A view of the ancient city of Valletta, Malta.  All photos: Jim Hornsby

The Malta Museum of Fine Arts

By Jim Hornsby

I enjoy viewing art when I travel and it is a special treat when I find a good collection in a city that is itself a work of art. Such was my good fortune this spring when I visited the National Museum of Fine Arts in Valletta, Malta.

Malta is located about 60 miles south of Sicily on a few small islands that have been consistently inhabited for over 7,000 years. Picasso-like clay and stone carvings have been unearthed there that pre-date the pyramids. Its strategic location in the geographic center of the Mediterranean Ocean and its large natural harbors have made Malta a desirable prize for various navies, and it has endured many invasions from a succession of Phoenicians, Greeks, Romans, Norsemen, Vandals, Moors, Spaniards, Frenchmen and the English. It gained its independence from England in 1967 and is now a republic in the European Commonwealth.

An old fort commands the most seaward point of Malta’s capitol city, Valletta, and enormous walls — over 330 feet high in some places — surround the city in its entirety. The spires and domes of ancient halls and cathedrals look out over their protective ramparts and give the city a story-book appearance that, while massively solid, seems somehow make-believe.

The construction and fortification of Valletta, as it is seen today, began about 1530 when the King of Spain deeded Malta to the Order of St. John of Jerusalem — the Hospitaller Knights — an adventuresome religious order equally at home in prayer or battle. Legend has it that in return for the grant, the Knights were obligated to give the King one gold falcon statuette each year. Dashiell Hammett used that legend as a premise for his famous book, The Maltese Falcon.

Great fortunes from shipping and commerce have accumulated in Malta and wealth is evident in Valletta. The city is firmly built to withstand the assaults of men and time, but elegant and timeless in its design and structure. Primarily Baroque in character, British Prime Minister Disraeli described it as “a city of palaces built by gentlemen for gentlemen.” It is home to the oldest working theatre in Europe, one of the earliest and best equipped hospitals in the Mediterranean, a national library established in 1555, grand residences, ornate cathedrals, beautiful gardens and splendid plazas.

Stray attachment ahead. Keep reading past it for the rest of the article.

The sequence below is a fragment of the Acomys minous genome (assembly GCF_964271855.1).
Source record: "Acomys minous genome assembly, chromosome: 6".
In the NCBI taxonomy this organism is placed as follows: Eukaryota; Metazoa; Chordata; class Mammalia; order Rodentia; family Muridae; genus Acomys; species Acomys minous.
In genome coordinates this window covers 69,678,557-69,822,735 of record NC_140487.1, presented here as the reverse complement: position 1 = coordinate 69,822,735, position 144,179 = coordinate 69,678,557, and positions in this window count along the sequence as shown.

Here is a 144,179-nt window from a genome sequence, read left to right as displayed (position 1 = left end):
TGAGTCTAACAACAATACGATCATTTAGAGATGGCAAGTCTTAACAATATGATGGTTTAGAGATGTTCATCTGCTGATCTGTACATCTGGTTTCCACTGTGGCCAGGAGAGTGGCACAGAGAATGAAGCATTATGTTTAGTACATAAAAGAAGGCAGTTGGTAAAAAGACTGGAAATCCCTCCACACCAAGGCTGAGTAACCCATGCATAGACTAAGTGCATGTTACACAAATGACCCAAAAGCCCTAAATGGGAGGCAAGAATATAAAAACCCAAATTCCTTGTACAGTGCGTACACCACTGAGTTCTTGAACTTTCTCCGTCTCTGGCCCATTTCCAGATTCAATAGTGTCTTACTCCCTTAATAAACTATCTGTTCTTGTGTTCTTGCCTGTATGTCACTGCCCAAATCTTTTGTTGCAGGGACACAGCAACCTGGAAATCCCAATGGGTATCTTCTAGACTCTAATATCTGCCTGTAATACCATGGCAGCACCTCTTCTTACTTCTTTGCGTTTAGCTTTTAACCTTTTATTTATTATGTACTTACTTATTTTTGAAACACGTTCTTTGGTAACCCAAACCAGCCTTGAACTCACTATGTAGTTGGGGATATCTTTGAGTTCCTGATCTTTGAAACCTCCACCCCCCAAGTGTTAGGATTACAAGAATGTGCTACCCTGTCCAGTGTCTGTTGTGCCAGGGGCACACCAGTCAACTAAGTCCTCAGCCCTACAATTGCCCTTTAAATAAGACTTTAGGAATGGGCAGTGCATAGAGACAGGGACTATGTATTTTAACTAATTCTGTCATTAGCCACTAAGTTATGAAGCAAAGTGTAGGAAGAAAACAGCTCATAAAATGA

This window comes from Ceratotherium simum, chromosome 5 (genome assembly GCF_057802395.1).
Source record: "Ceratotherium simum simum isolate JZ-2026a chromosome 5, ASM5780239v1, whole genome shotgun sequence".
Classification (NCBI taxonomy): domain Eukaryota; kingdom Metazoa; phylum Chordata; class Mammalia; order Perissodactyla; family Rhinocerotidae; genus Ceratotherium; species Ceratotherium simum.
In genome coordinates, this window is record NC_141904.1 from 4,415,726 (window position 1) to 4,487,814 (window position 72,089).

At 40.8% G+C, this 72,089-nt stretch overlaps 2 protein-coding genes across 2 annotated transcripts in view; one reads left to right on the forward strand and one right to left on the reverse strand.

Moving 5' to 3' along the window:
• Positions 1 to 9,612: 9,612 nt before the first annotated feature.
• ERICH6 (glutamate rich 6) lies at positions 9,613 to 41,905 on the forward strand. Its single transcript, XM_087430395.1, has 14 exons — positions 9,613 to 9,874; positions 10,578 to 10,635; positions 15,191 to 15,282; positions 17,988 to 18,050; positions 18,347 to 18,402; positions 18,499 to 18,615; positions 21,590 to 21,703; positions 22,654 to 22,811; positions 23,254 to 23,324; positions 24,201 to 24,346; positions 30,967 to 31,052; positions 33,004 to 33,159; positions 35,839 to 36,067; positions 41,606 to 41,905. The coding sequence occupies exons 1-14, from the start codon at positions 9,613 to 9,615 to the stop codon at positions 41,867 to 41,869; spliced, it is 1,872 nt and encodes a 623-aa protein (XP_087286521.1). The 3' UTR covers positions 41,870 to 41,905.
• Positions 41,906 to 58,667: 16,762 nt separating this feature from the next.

The Museum of Fine Arts is located on South Street, a particularly refined area noted for its historical palaces. The building, one of the oldest in Valletta, was built in the late 1500s by the Hospitallers and opulently rebuilt in 1760 as the personal residence for a wealthy knight of the order.

After Napoleon captured Malta in 1798 and drove out the Hospitallers, the palace became home to a succession of French and later English royalty until 1974 when it was officially designated Malta’s National Museum of Fine Arts. It is a charming facility, recently honored by the International Committee for Museums and Collections of Fine Arts as the site for its 2011 annual meeting.

The art collection is relatively small compared to those in the major European cities, but it is discerning and quite impressive for its size. The artwork dates from the 1500s and includes a number of paintings by Mattia Preti, an Italian Knight of the Malta Order. European and English sculptors and artists are well represented, including Edward Lear and J.M.W. Turner, whose watercolor, The Grand Harbor of Malta, is a highlight of the collection. To top it off, there is a fine assortment of antique furniture, silverware, pottery, period clothing and rare maps. All in all, wonderful art in a wonderful city on a wonderful afternoon.

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